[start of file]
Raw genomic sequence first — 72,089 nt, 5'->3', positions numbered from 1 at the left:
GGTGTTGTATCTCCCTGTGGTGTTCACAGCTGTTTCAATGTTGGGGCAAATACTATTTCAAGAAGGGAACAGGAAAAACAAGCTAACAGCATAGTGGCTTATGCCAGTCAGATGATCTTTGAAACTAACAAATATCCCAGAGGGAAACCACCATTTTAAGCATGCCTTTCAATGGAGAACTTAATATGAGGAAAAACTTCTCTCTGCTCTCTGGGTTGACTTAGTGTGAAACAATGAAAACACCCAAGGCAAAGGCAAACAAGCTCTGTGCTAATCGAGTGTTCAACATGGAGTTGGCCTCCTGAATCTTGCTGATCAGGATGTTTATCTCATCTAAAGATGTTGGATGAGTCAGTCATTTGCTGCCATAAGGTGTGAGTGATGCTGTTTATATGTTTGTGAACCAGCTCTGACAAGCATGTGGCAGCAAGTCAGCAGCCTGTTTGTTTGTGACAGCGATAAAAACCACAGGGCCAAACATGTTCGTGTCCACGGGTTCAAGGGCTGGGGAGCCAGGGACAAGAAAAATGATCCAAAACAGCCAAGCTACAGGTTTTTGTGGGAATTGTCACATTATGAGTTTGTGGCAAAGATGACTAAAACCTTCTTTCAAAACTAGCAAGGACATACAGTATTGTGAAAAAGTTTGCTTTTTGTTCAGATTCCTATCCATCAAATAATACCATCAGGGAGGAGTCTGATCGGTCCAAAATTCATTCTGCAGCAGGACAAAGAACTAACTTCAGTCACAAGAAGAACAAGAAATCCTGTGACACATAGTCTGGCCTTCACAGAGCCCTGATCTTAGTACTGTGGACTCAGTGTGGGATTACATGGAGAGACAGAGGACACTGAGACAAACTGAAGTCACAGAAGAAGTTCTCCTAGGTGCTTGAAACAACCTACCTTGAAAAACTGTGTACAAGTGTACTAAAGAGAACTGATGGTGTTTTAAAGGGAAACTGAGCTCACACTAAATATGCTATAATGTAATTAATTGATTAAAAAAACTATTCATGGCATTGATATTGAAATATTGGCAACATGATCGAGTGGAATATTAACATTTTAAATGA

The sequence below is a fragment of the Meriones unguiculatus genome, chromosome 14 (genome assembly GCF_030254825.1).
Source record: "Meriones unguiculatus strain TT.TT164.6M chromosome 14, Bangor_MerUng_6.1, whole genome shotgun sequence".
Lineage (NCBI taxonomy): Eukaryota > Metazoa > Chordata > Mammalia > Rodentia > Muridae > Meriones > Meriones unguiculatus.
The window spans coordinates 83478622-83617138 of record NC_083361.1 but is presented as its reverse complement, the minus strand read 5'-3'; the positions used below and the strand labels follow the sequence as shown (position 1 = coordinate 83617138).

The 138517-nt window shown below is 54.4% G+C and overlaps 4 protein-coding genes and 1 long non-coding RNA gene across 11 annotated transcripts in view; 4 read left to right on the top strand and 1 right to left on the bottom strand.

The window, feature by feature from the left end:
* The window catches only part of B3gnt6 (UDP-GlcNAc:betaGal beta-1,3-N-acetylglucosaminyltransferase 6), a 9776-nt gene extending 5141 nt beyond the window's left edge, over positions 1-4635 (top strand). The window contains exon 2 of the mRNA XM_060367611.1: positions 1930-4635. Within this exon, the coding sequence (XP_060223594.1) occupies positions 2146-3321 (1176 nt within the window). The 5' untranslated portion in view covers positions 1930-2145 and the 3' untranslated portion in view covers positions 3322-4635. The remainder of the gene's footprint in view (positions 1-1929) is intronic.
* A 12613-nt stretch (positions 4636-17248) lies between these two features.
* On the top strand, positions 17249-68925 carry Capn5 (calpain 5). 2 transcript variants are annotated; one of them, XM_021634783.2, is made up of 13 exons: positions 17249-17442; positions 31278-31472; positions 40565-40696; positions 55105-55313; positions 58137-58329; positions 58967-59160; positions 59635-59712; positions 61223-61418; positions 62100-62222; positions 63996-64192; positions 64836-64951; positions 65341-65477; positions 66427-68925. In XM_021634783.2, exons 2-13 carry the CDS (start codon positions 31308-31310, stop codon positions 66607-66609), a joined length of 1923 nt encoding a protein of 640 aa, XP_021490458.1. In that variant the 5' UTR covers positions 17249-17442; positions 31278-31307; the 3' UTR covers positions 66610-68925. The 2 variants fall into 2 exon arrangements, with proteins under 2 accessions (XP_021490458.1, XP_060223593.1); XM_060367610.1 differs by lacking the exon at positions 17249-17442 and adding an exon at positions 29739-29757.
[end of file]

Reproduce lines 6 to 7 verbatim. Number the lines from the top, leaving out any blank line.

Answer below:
The window spans coordinates 83478622-83617138 of record NC_083361.1 but is presented as its reverse complement, the minus strand read 5'-3'; the positions used below and the strand labels follow the sequence as shown (position 1 = coordinate 83617138).

The 138517-nt window shown below is 54.4% G+C and overlaps 4 protein-coding genes and 1 long non-coding RNA gene across 11 annotated transcripts in view; 4 read left to right on the top strand and 1 right to left on the bottom strand.